Trying to decide-- a few n00b questions

Hi everyone,

I'm new to the forum. I'm a tech industry lawyer who is pretty savvy, but not a programmer and not long on time. I'm looking at trying to centralize my various IOT devices in a single place and I've narrowed down to Hubitat or SmartThings. (Home Automation gets rave reviews from the engineers I know, but I don't have the time to build and debug a Raspberry Pi.) Main limiting factor is that I have a Honeywell WiFi (not ZWave) thermostat that I need to integrate. It's supposedly compatible by linking with SmartThings, but in testing their app, it keeps disconnecting, so they lost what edge they had. I found a script on GitHub to link Hubitat to it via cloud, so I'm pretty close to pulling the trigger on a starter kit here.

A few lingering questions:

  1. I've got a couple other devices (mostly outlets) here and there. One in particular, is a Meross outdoor plug that I would like to keep because it fits a specific need. From reading that appears to be possible through IFTTT. My question is how does that work using IFTTT? Is it through a cloud link or integration with a cloud account? These are for outdoor decorative lights, so a minute or so delay in executing a command is not a big deal. Would this integration something straight forward, or something prone to failure? (The plug does not appear to be flashable, FYI.)
  2. I read over the documents on the Honeywell TCC integration and it seems like it finally works pretty well. Any additional experience here would be helpful.
  3. I have a few other WiFi plugs that appear to be flashable with Tasmota. Yeah, understood that flashing is always a bit of a risk, but anyone's experience with success rate would be helpful. (FWIW, the two in particular are Topgreener plugs someone gave me with energy monitoring which are cool, but honestly, I'm willing to replace them if they don't work because I want fewer apps.)

Thanks in advance for any advice. The biggest thing is the thermostat issue and just trying to understand if I can have a work around/link with the Meross. The Meross isn't a show stopper because it wasn't expensive, but finding another plug that fits is potentially an issue.

Looking forward to getting a system up and running.

I have a Honeywell thermostat that does use the TCC integration. Honeywell is pretty restrictive on how frequently you can connect so you do need to be sure to not have it try to connect more than once every 30 min. This can cause issues if you make adjustments manually to the thermostat again and again in a short period of time. But other than that it seems to work just fine for me. I can't speak to the other items as I don't use those.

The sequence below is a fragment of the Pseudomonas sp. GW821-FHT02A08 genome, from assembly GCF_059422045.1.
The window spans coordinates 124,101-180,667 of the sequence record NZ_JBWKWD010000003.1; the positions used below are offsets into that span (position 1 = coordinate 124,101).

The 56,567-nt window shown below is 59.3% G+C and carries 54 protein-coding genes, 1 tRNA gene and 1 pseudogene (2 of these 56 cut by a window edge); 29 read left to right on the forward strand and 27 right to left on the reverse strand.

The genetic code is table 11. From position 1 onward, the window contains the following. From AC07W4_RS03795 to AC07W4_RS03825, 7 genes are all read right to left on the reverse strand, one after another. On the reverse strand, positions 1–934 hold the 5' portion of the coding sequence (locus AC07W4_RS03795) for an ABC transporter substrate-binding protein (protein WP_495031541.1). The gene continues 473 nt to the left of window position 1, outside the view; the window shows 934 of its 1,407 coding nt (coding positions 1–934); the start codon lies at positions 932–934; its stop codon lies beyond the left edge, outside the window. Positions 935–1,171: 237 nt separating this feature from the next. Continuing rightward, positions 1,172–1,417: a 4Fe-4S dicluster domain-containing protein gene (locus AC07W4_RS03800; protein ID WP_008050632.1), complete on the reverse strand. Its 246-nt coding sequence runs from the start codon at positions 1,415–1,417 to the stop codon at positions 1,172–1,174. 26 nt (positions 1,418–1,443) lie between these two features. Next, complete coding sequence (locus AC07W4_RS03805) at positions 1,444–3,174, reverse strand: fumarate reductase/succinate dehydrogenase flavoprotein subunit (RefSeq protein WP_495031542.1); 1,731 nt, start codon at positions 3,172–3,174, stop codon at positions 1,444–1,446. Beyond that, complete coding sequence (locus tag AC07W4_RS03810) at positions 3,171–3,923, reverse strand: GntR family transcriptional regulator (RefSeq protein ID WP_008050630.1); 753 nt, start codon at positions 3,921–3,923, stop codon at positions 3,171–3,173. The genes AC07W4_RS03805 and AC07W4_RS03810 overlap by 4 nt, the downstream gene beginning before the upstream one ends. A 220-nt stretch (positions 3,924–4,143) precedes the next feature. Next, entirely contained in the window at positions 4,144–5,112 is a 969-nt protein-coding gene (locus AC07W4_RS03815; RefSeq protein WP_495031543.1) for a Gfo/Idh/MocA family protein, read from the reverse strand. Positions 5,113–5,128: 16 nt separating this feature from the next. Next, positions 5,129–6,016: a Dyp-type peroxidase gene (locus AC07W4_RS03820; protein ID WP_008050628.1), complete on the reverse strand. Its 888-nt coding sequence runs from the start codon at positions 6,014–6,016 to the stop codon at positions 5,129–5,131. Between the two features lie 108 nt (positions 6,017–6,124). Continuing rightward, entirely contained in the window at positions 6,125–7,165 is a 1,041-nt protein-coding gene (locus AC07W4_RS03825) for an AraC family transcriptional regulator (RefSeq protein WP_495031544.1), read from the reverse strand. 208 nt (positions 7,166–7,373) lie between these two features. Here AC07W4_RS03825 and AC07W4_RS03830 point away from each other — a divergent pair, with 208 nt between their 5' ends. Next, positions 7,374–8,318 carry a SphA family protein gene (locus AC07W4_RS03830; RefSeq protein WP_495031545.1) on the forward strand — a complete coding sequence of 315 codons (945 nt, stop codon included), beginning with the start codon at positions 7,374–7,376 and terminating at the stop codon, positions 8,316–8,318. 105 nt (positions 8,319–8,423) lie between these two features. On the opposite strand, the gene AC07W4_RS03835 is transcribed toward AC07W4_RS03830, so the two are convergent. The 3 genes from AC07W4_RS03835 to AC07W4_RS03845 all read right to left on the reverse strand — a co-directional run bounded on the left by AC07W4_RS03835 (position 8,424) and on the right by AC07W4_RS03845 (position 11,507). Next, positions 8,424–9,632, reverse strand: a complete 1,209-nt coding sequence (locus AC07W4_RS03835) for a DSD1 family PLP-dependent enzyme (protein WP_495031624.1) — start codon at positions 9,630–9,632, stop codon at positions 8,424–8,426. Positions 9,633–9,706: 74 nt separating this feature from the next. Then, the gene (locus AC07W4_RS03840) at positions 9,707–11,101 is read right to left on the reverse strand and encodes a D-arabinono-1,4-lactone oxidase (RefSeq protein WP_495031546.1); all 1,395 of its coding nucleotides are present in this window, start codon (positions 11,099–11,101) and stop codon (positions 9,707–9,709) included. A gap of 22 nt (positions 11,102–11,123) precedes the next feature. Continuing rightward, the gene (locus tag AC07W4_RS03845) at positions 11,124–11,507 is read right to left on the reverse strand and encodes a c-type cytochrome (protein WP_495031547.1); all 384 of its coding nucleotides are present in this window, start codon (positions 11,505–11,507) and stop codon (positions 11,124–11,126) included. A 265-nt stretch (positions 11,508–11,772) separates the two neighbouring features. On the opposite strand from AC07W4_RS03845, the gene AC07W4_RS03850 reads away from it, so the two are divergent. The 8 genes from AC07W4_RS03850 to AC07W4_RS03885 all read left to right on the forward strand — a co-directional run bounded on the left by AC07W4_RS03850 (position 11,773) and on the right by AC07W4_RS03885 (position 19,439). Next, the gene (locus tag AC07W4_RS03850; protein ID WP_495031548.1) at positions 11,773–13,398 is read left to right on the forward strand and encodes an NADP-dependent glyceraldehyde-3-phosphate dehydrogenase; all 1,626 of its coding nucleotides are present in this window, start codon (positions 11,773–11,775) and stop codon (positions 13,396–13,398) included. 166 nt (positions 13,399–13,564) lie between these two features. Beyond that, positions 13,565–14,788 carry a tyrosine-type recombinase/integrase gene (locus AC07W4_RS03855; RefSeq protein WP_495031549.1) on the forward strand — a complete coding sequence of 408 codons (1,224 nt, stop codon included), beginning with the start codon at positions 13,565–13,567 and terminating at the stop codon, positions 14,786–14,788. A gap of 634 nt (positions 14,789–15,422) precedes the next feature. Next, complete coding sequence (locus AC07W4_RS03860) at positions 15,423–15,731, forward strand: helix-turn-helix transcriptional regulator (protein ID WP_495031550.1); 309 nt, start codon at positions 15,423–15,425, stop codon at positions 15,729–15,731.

I'll make the obligatory reference to Henry VI, Part 2, Act IV, Scene 2, and then move on to your query...

I went from Wink to ST to Hubitat, and HE is by far the superior product. In my opinion the only reason a lawyer would want to mess with ST is to get supporting evidence for a class action lawsuit. The biggest issue with ST is its reliance on the cloud for processing rules, and the fact that their cloud is notorious for multi-day outages. The ST solution is a little bit more out-of-the-box and a little bit less DIY, but with the DIY comes a lot more flexibility. The HE does need an internet connection for setup and to keep its clock current (apparently it does not have a hardware clock), and obviously for cloud-based integrations, but other than that the rules all process locally. You can lose your internet connection for quite a while and HE will chug along just fine. I've had my whole home network go down (thank you Linksys) and HE worked flawlessly until I tried to have Alexa turn on something :slight_smile: Another big advantage is HE does not push firmware updates. ST does, and sometimes it is not pretty. That is not to say that every HE firmware update is flawless (the last one was rough) but you can wait until you see they've worked the bugs out and then decide to do it on your own schedule.

IFTTT generally works by linking multiple cloud accounts. I have only been using it for a little while but I have found it better for things that are more of a convenience than a necessity. The way it works is you give IFTTT your username and pw to the target cloud app on each side of the automation and it connects to those cloud services via a web service or something similar. There is often quite a bit of latency (as you mention), and anything that requires a cloud-to-cloud link is subject to many more points of failure. I have two use cases currently... when my Arlo cameras detect someone on the front porch or approaching the front door, I have them trigger an HE automation that then uses my Echos to announce that someone is at the front door. It's helpful for packages and what not, and it has generally been OK but certainly not always timely. I have a "night mode" on my HE that deactivates motion sensors and some automations when I'm ready for bed (so the cats don't flash lights on and off as they chase each other through the house), and I have an IFTTT rule that arms my Honeywell Vista alarm system. It really does not work reliably at all, and I have a backup timer on my Vista panel that makes sure the system arms at night. If there's an HE LAN link to Honeywell I'd guess that's going to be much more reliable than anything cloud based.